Benjamin Garcia Saxe Architecture gives international student workshop, resulting in two stunning projects
The summer workshop given by the architecture practice at the Universidad Veritas in San José, Costa Rica allowed students to gain real-life experience in the possibilities and limitations of materials and their capacity to create space and human reactions.
The two projects chosen from 31 proposals show how creativity can be used to generate profound and wonderful spaces even with limited resources. Both were built using ‘incredibly cheap material' in a two-week timeframe, the firm said.
"It was important for us that the students could prove their ideas and concepts through the 1:1 scale and that they would discover intuitively the real proportion and capability of materials to generate sensations. It was also important for the workshop to discover the relationship between built spaces and their surroundings, thus learning to determine the reaction of the natural and built world to their creations," the practice added.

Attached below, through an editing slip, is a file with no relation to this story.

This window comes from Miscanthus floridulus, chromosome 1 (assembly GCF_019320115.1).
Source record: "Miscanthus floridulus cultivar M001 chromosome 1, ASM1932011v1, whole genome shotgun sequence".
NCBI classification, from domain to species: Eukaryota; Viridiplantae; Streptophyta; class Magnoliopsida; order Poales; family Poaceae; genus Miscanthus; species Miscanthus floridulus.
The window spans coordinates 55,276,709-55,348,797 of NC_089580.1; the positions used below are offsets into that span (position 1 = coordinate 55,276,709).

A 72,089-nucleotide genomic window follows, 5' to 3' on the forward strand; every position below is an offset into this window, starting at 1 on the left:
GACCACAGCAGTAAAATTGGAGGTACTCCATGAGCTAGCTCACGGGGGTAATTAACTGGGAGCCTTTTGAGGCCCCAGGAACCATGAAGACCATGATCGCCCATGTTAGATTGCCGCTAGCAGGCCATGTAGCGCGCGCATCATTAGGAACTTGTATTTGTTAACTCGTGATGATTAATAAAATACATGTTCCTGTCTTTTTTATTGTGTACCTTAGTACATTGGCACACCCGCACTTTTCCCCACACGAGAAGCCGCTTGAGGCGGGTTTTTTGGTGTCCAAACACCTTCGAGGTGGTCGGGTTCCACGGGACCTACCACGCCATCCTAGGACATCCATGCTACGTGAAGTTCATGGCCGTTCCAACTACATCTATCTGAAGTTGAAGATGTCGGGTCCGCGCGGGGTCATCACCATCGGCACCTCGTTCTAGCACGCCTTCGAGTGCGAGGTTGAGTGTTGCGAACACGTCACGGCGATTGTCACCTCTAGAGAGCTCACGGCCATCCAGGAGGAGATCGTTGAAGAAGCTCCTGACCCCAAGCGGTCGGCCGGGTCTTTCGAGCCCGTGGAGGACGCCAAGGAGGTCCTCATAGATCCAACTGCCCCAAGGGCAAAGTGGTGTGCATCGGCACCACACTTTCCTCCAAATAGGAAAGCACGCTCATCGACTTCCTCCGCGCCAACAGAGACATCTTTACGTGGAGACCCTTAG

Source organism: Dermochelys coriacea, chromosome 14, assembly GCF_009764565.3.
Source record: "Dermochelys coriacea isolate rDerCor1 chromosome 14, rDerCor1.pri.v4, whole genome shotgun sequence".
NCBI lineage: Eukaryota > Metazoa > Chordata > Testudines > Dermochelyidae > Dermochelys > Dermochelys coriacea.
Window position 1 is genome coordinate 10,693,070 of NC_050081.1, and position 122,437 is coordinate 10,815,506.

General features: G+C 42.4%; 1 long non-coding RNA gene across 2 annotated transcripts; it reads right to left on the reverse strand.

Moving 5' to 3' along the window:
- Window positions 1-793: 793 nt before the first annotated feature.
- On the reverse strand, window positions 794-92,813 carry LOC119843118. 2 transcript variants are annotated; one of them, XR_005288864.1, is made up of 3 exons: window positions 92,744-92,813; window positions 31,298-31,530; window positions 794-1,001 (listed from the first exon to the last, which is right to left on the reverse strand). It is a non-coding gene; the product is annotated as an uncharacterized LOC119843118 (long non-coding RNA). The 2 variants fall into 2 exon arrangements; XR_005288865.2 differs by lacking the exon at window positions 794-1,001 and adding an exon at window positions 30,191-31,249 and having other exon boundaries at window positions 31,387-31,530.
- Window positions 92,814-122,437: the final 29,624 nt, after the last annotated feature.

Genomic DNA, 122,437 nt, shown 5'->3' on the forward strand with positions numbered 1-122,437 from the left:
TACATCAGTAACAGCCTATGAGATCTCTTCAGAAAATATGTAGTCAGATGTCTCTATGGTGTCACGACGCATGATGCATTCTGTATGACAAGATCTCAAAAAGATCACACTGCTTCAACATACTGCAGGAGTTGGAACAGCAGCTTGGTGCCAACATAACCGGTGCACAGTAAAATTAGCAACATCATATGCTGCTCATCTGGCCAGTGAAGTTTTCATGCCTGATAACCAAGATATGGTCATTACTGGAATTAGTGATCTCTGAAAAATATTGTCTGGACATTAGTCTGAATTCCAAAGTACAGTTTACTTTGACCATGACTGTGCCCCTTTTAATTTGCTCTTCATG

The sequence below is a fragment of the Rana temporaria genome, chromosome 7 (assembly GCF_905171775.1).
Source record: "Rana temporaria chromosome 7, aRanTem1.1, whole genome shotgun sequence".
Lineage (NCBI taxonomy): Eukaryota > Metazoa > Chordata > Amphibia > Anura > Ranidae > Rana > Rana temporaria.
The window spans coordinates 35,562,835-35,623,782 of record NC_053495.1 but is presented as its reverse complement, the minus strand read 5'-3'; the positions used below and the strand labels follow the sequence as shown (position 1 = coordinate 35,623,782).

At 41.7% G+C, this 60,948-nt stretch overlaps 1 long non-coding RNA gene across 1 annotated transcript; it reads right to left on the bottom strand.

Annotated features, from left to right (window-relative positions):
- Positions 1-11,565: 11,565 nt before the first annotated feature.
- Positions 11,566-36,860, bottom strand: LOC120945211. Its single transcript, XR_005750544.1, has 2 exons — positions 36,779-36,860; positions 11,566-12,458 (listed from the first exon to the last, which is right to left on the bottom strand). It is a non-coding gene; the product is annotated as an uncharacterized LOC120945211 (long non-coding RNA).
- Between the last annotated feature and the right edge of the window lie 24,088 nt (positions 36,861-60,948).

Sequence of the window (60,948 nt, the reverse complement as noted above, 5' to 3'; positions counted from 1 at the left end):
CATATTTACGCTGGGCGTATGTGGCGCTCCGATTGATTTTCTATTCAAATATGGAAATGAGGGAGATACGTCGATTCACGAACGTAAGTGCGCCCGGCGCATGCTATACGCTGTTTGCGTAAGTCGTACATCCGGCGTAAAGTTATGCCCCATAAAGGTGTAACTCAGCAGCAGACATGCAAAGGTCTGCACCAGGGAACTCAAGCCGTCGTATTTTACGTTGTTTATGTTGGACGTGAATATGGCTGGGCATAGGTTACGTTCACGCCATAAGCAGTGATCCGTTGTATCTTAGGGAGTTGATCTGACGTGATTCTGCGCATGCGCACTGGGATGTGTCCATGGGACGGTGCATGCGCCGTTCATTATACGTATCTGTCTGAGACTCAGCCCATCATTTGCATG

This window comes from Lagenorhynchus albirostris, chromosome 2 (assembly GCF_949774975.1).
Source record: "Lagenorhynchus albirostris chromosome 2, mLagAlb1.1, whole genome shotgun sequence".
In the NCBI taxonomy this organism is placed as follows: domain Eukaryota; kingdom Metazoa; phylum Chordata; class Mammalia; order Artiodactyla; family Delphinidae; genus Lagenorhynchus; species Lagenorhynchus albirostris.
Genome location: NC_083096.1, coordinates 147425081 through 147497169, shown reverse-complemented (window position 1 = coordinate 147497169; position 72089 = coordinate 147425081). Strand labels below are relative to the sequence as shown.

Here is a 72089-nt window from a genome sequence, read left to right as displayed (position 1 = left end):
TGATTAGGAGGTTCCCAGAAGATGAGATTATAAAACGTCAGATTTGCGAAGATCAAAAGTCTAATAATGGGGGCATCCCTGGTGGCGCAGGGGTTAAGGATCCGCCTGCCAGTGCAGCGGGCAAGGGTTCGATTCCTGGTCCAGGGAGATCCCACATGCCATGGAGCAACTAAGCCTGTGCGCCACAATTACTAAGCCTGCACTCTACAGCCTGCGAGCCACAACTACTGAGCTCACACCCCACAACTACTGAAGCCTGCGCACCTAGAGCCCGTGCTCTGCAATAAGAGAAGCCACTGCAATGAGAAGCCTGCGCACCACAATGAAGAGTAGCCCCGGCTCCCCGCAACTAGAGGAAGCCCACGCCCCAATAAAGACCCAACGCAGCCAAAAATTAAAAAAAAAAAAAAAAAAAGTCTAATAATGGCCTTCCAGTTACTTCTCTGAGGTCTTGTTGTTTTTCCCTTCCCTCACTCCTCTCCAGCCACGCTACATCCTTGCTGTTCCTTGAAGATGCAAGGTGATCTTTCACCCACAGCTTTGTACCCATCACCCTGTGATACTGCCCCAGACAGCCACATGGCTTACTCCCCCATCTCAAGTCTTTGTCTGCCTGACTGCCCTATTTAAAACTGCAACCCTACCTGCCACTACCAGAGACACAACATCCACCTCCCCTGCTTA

The two built projects were installed in the natural environment of a local park and later placed inside the public plaza of the university. The resulting spaces were unexpected, surreal, and definitively more profound than expected. Furthermore, the projects gave the students a real understanding of the essence of space, which they will be able to take with them through the rest of their lives and into their professional practice.
‘Cascades of Light' invites the visitor to escape the city into an alternate fictional world, a world which changes as the wind blows and where plays of light on the threads caught between the frames create a changing landscape".
The second project - 'Hidden Flashes' - invites us to question what could be hiding inside. The solid, natural and warm object has soft lines, a symmetrical composition and plotted openings through which small rays of light peek in.
"The thrill of slipping between pointillism in each sharp element contrasts with the tranquillity and passivity of light reflected in its shadow; a double-faced complexity," the architects said.
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